When you think of words like recycling, environmental impact, and sustainability, Nebraska is probably not the first thought that comes to mind, but that’s where I was born, and it’s also the birth place of Arbor Day, the precursor to Earth Day. Arbor Day’s message of environmental stewardship is 146 years old. From a very early age, I learned the importance of protecting, preserving and enhancing our plant as I planted a tree every year. It’s part of my DNA, and throughout my career, I have passionately rallied the companies I have worked for to prioritize environmental sustainability.
What I’ve realized over the years and what I have advocated is that sustainability just makes good business sense. “Green is green” is a phrase I often use, because when you take steps to save energy, you save money. It improves employee productivity. At our Queretaro facility in Mexico, where we switched to energy efficient lighting, we saw just that. We used less energy, which means we saw significant savings in our electric bill – energy consumption was reduced by 31 percent, which equated to $14,000 in savings for the first eight months since the lighting had been changed. We also saw the positive impact this had on our employees’ productivity. The new lighting decreased visual fatigue for operators, which resulted in better visual inspections and improved quality output.
As a society, we know—that thanks to innovation and technology—we have other options for harnessing electricity that can move us away from coal-powered energy. At our HARMAN Connected Services facility in Bangalore, we switched to a power purchase agreement to become 80 percent solar-based, which equates to 2.5M lbs of coal not being burned. Recent utility deregulation in Mexico is allowing HARMAN to review its power supply options across three locations. As part of our long-term commitment, we are now exploring solar and wind as viable options for energy sources in Mexico. And in Suzhou, China, a new facility includes a dining center utilizing a natural-lighting system, which means no electricity is being used during the day, and wind-solar hybrid light poles have been installed outdoors.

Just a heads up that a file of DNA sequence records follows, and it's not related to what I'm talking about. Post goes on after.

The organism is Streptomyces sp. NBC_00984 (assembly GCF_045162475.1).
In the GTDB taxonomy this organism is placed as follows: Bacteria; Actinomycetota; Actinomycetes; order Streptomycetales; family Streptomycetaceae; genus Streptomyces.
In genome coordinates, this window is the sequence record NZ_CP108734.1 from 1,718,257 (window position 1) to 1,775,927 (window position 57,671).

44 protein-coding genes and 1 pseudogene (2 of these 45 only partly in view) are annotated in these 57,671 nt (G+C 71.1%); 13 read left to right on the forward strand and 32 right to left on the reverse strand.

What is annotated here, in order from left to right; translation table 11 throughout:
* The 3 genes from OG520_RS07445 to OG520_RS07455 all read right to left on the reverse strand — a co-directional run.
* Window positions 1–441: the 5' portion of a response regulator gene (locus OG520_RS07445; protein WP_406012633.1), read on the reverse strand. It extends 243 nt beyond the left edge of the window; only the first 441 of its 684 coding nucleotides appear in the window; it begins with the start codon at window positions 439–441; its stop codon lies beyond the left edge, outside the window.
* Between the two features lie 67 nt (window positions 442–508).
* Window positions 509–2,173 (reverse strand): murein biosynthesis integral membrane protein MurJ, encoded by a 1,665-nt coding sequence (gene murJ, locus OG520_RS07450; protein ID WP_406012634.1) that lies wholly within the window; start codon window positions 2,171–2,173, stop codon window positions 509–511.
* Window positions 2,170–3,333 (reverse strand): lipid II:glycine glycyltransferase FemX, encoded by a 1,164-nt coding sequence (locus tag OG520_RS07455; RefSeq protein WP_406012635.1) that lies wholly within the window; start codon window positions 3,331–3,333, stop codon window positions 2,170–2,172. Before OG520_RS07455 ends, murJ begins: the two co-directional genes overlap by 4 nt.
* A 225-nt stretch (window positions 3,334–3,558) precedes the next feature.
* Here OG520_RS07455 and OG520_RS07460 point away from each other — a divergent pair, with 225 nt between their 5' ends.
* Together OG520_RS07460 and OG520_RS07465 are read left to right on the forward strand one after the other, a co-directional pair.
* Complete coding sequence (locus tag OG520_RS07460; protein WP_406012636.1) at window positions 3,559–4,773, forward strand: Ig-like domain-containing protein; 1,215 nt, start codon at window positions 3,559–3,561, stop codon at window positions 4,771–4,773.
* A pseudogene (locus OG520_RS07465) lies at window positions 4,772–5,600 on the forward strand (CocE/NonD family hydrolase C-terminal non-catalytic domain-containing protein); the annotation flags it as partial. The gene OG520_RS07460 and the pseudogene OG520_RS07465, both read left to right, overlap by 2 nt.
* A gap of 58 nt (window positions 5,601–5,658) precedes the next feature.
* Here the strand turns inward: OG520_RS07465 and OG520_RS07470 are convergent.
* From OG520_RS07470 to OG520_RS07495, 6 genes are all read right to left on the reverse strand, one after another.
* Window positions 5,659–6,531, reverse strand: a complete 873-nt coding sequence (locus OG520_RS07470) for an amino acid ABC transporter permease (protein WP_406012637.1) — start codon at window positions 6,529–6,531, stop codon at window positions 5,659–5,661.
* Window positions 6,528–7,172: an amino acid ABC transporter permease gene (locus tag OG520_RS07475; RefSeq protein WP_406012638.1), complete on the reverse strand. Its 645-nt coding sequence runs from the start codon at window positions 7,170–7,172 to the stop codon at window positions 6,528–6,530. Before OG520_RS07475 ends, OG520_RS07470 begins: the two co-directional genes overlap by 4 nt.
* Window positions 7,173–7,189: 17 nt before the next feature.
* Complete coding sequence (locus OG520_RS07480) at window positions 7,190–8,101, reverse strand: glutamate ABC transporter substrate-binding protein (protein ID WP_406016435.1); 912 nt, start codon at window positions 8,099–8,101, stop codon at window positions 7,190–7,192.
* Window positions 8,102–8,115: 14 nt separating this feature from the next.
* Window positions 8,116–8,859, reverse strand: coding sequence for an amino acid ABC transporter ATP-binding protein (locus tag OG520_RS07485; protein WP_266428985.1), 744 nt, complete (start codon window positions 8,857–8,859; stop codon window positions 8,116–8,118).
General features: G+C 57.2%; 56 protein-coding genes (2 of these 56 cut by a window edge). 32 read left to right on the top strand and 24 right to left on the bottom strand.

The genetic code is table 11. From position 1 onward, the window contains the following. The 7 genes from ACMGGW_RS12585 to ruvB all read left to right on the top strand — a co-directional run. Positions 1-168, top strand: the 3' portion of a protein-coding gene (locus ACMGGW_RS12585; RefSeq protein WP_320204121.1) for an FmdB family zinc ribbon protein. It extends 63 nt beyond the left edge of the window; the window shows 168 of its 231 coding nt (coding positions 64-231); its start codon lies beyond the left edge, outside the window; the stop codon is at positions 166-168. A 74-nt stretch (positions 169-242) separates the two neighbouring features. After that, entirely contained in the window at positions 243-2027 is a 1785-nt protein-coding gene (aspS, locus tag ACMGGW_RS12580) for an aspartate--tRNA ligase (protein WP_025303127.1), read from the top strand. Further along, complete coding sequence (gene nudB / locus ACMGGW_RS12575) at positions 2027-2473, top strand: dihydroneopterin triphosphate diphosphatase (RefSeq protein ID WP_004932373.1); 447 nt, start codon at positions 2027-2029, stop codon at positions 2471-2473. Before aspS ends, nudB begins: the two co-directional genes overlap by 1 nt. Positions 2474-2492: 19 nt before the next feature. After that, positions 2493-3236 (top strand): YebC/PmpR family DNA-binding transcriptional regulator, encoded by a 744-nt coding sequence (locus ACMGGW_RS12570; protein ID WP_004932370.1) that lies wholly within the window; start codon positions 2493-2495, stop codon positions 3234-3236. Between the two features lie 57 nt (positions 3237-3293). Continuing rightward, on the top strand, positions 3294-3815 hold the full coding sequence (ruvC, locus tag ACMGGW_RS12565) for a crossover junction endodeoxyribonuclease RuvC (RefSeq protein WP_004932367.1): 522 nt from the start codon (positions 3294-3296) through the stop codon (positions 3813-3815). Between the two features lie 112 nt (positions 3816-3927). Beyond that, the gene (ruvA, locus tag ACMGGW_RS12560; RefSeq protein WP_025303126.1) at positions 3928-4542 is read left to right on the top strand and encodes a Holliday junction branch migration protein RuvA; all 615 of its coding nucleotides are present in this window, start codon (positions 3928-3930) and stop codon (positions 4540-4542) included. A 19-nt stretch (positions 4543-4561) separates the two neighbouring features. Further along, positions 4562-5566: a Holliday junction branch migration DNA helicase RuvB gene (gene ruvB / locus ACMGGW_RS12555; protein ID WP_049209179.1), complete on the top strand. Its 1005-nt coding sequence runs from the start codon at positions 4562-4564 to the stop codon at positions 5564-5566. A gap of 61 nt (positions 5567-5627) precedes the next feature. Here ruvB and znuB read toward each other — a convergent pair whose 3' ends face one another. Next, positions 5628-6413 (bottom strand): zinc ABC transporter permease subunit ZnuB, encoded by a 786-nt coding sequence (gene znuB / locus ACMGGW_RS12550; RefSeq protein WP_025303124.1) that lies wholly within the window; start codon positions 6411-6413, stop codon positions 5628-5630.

Through innovative new packaging design, we have reduced the amount of material consumed and ultimately disposed, and the decrease in materials equates to cost savings to produce a product.
Recycling programs are in place across HARMAN facilities worldwide, and our employees continue to take it further. In our Novi, MI, facility, a composting program for food waste that benefits local farms was recently introduced. In multiple locations, disposable plastic is being eliminated from dining centers and breakrooms, and employees are using glasses and reusable water containers instead, which eliminates waste and the cost of purchasing disposable products.
In short, small efforts add up to big impacts. From planting trees and switching to energy lighting to evaluating the packaging of our products and recycling our waste, it’s not just common sense, it’s about dollars and cents, about compliance, it’s about competitiveness.
By David Slump, Executive Vice President of Operations at HARMAN